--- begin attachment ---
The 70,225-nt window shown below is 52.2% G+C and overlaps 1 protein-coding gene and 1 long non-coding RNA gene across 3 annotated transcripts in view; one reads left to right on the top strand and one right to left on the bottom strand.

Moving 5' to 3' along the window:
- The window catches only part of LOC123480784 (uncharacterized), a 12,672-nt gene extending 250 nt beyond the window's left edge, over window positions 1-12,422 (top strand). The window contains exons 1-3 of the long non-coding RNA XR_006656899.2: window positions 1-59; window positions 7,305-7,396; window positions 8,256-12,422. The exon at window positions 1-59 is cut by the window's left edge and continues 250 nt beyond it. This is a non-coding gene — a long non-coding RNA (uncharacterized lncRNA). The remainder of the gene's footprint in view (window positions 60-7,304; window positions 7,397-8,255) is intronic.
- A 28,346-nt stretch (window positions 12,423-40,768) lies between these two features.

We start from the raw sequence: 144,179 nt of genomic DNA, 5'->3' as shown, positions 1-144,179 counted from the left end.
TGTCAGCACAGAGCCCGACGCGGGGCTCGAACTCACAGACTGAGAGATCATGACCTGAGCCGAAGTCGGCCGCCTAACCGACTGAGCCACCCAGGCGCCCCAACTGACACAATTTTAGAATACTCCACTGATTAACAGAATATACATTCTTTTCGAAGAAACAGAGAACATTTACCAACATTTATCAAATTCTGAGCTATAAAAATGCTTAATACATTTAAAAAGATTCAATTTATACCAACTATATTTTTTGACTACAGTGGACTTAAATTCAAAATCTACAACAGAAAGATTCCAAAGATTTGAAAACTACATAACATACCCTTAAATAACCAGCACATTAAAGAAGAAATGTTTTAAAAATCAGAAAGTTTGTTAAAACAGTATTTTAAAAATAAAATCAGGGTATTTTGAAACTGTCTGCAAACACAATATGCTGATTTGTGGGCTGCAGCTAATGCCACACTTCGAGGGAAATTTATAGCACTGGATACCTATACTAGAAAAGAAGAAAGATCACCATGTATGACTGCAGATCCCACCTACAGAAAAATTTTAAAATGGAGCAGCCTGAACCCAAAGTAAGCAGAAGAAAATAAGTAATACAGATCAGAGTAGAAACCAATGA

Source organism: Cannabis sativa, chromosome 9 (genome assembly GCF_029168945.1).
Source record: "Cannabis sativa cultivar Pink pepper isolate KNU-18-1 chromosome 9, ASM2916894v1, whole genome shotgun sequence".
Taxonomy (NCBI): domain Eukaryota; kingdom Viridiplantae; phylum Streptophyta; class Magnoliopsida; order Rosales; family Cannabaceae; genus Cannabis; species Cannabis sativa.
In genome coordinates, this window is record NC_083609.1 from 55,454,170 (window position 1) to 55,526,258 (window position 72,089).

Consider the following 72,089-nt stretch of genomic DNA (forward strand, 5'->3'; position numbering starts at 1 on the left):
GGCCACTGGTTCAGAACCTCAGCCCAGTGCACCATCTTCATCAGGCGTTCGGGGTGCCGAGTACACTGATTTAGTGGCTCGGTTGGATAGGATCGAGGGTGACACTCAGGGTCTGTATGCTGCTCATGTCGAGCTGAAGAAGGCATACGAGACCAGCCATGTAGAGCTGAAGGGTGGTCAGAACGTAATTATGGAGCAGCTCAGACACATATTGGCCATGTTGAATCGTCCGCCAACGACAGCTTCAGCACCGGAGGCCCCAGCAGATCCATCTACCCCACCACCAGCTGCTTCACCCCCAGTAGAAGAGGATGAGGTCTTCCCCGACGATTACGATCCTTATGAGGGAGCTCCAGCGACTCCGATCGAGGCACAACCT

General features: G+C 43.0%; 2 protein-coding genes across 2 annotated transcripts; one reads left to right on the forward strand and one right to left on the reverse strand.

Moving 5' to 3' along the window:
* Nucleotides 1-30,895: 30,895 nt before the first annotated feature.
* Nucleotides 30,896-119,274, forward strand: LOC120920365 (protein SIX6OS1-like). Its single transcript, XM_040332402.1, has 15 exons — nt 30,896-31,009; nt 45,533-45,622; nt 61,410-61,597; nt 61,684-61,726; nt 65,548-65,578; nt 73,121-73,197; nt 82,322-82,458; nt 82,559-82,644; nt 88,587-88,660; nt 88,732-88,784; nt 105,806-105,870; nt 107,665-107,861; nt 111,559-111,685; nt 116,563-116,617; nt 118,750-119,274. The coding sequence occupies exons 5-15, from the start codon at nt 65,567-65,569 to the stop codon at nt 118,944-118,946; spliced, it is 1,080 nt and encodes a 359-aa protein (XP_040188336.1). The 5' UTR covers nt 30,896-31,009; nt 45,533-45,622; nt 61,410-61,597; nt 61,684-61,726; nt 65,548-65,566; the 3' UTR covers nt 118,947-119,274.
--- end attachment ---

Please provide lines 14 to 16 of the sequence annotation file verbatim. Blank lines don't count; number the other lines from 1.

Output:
Moving 5' to 3' along the window:
* Nucleotides 1-30,895: 30,895 nt before the first annotated feature.
* Nucleotides 30,896-119,274, forward strand: LOC120920365 (protein SIX6OS1-like). Its single transcript, XM_040332402.1, has 15 exons — nt 30,896-31,009; nt 45,533-45,622; nt 61,410-61,597; nt 61,684-61,726; nt 65,548-65,578; nt 73,121-73,197; nt 82,322-82,458; nt 82,559-82,644; nt 88,587-88,660; nt 88,732-88,784; nt 105,806-105,870; nt 107,665-107,861; nt 111,559-111,685; nt 116,563-116,617; nt 118,750-119,274. The coding sequence occupies exons 5-15, from the start codon at nt 65,567-65,569 to the stop codon at nt 118,944-118,946; spliced, it is 1,080 nt and encodes a 359-aa protein (XP_040188336.1). The 5' UTR covers nt 30,896-31,009; nt 45,533-45,622; nt 61,410-61,597; nt 61,684-61,726; nt 65,548-65,566; the 3' UTR covers nt 118,947-119,274.